There is "The Future We Want", "The Future We Don't Want" and maybe there should have been "The Only Possible Future".
The first one is too long a text, so please click on the above link.
"The Only Possible Future" will be written and signed in a hundred years or so.  And this below is

The future we don't want


(clink to sign the petition) 
"We – the civil society organizations and social and justice movements who have responded to the call of the United Nations General Assembly to participate in the Rio+20 process – feel that the current state of negotiations severely threatens the future of all people and undermines the relevance and credibility of the United Nations.

After more than two years of intense negotiations and millions of dollars invested on the UN CSD 2012 Rio+20 conference, governments are unable and unwilling to reaffirm the commitments on fundamental principles they made in Rio in 1992.

Governments must realize that they receive their mandates from their citizenry people and that they must act in its best interest. They must be imbued with a long-term vision, an environmentally-informed mind set, so as to guarantee the sustainable development of civilizations and the best future for all, the future we all really want.

Although governments are apparently unable to resiliently deal with the current global economic crisis (a problem confirmed in the G20 meeting in Mexico this weekend), we believe that this is the perfect moment, with potentially cathartic momentum, to embrace sustainable development, social and environmental justice. This is not the time to abandon it on grounds of austere fiscal policies or allegedly pro-growth pressures in the North. We urge the Government of Brazil, the UNCSD Secretary General and all Member States to stop negotiating their short-term national agendas and to urgently agree now on transitional actions for global sustainable progress.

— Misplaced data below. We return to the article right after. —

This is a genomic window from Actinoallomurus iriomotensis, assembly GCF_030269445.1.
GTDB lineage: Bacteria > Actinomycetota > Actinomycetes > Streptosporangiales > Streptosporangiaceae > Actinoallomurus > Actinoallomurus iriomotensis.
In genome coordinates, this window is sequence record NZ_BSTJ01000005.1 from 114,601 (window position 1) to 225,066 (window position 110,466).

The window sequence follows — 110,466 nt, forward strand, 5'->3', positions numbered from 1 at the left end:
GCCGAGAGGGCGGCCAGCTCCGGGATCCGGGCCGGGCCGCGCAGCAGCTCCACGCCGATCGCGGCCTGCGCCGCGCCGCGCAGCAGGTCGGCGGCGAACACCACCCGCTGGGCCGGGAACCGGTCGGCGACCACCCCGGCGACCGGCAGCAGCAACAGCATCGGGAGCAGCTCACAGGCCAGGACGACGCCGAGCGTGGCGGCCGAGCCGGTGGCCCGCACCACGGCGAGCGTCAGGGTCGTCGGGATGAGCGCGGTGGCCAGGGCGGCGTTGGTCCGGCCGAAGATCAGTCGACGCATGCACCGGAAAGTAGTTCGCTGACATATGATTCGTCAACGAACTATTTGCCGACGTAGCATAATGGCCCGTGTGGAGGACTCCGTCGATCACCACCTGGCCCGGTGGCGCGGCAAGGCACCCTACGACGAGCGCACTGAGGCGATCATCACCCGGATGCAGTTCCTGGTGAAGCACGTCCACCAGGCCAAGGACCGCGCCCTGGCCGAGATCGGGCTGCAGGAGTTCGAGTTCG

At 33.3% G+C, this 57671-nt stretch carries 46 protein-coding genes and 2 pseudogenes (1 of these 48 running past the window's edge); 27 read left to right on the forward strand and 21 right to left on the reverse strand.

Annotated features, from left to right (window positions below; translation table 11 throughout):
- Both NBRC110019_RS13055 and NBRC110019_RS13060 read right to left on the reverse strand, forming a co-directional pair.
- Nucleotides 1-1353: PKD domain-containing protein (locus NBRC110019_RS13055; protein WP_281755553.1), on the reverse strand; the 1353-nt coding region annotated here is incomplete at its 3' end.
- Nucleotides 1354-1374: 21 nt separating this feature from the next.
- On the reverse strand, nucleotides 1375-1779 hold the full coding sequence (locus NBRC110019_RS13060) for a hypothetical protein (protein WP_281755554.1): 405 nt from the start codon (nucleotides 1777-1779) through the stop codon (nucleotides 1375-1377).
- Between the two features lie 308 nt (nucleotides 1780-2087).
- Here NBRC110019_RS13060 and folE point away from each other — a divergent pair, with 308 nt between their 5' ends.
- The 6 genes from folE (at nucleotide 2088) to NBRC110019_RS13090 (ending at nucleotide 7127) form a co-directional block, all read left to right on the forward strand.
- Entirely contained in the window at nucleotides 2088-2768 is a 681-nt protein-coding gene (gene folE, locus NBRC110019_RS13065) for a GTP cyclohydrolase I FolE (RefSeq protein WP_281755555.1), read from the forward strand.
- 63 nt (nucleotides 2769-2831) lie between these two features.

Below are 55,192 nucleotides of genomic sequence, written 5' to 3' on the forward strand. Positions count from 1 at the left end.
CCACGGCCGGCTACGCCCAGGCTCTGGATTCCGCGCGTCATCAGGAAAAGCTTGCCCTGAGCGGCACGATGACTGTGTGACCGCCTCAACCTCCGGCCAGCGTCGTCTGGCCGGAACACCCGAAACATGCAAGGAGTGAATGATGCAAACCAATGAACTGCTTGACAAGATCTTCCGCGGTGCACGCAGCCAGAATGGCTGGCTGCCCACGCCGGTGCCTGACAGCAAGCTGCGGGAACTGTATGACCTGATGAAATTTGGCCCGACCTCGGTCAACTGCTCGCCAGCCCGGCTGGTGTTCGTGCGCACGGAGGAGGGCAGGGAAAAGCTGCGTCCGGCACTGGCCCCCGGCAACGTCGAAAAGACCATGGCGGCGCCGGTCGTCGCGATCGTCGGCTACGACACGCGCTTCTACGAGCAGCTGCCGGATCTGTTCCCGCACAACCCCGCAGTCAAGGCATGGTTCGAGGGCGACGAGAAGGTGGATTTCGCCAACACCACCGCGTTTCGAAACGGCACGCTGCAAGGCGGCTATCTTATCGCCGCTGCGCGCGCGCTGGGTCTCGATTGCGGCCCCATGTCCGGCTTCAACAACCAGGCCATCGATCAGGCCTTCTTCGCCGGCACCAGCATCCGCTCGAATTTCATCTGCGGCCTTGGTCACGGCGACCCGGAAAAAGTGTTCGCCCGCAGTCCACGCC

We want governments to deliver the people’s legitimate agenda and the realization of rights, democracy and sustainability, as well as respect for transparency, accountability and the honoring of promises and accomplishments already. Sadly, time is running out. A rushed and weak agreement will be neither acceptable to us nor representative of the future we all want.

We urge our fellow 99% citizens of the world to stand up for the future we really want, and not this one, imposed by a few: the 1% negotiators and their elite constituencies.

For all, let their voices of the majority finally shape the future."

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Fog
Saturday, June 10, 2017

By Daniel de la Calle

 

June 20th, with the RIO+20 summit here in Brazil.  An agreement to be signed by the heads of governments and ministers was reached yesterday.  It is raining, misty, clouds cover at times the peaks encircling Guanabara Bay.

We have a screening downtown, in the Museu da República, at 6:30PM this evening.  Come by, watch the film and join the discussion if you are in Rio de Janeiro.  It would be great to see you.

A song. Fog

"There's a little child
Running round this house
And he never leaves
He will never leave
And the fog comes up from the sewers
And glows in the dark
Baby alligators in the sewers grow up fast
Grow up fast
Anything you want it can be done
How did you go bad?
Did you go bad?
Did you go bad?
Somethings will never wash away
Did you go bad?
Did you go bad?"